Back from Vacation in Ottawa

From Wednesday January 10th until the following Monday I was on vacation in Ottawa.

It was nice to be able to take some time off and relax in a city that I used to live in but was able to return and visit too.

However, Ottawa was cold and snowy. Some might ask "Ottawa in January = Cold & Snowy". Not so a week earlier when the temperature was above zero and walking outside didn't seem like such a chore.

On this trip I took my new digital camera with me and took some fabolous pictures of Parliament Hill, Museum of Civilization, Wakefiled (Quebec) and much more. Check the Ottawa section of the scrapbook section of my website over the next little while as I add pictures from my trip.

What did I see? Lots of things like taking a tour of the Centre Block of Parliament Hill (the Parliamentary Library is reopened after four years of renovations and restoration!), the Museuam of Civilization which tells the history of Canada, the National Art Gallery and met up with Bill and his wife as well as another university friend.

However, there was a bad time...having to go back to work after a week off!

Monday, January 08, 2007

Adscam Again?

Within the Canadian media there has been a swirl of possibilities a federal election may be forced. Here are the options so far:

1. The Bloc Quebecois were going to bring down the Conservative minority government with a non-confidence motion over the government’s handling of the war in Afghanistan.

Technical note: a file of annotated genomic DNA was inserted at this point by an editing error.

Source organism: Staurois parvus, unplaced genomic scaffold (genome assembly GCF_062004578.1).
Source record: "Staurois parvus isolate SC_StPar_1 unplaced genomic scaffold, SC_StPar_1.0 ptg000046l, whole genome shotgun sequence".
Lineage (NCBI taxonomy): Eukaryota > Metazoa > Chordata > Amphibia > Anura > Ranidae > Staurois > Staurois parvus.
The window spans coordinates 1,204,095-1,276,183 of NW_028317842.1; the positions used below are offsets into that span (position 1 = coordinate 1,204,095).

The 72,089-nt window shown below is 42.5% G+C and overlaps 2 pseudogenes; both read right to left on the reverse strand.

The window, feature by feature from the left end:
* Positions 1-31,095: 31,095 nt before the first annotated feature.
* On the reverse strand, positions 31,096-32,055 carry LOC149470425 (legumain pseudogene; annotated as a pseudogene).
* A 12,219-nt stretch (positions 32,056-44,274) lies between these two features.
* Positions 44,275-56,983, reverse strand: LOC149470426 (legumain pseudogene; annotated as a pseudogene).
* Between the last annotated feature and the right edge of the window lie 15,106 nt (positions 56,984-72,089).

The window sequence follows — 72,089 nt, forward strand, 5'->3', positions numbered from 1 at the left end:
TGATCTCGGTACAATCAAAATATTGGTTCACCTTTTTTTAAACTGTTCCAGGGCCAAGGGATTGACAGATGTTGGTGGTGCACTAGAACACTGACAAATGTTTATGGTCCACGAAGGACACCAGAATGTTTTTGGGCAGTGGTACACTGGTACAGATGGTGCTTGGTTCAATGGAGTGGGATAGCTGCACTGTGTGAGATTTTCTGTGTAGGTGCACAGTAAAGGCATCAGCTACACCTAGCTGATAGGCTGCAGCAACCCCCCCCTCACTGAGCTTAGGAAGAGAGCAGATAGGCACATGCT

2. The Conservatives were going to end the current parliament by forcing the opposition parties to vote against the current upcoming budget.

Well, now there seems to be another weapon that could be used by a party to create the likelihood of a federal election: Adscam.

We interupt this political pontification for a quick Question & Answer period:

Question:”Hasn’t the country been through this before in the previous election as Paul Martin and Liberals were decimated over the handling of Adscam?”

Answer: Yes, they were soundly defeated and Martin resigned causing the Liberal party to go into disarray.

Question: “Isn’t Adscam over with since the Gomery inquiry has been completed?”

Answer: Not so says Sun Media columnist Greg Weston:

“We recently received an unusual call from a member of the RCMP commercial crime squad in Montreal, seeking our assistance in the feds’ ongoing criminal investigations of the sponsorship scandal." — excerpted from this column.

In other words Weston believes that the RCMP are really close to laying more charges against even more people involved in the ‘sponsorship scandal’.”

Weston continues:

Of specific interest to the Mounties was our investigative piece in 2004 that exposed an apparent shakedown of federal contractors in the 1990s, a fleecing operation run through one of the Liberal-friendly advertising companies at the centre of the AdScam fiasco.

Our report detailed how one communications consultant with a $200,000 Health Canada contract had been ordered by a senior federal official in Jean Chretien’s government to invoice the feds through the Montreal ad company.

In turn, the ad firm extracted $50,000 from the consultant for doing nothing but passing along the bills to the Liberal government for payment. What happened to all that easy money remains a mystery, and is presumably a focus of the RCMP probe.

In the meantime, the RCMP investigator asked us to share whatever other information we might have in our files on the incident, and any others like it.

(While we wish the Mounties every success in their investigation, they also accepted with utmost professionalism our long-standing journalistic rule that we don’t disclose what we don’t print, and the conversation ended there.) Aside from providing a brief interlude of intrigue, the phone call also serves as a timely reminder that AdScam is anything but a dead issue. Far from it.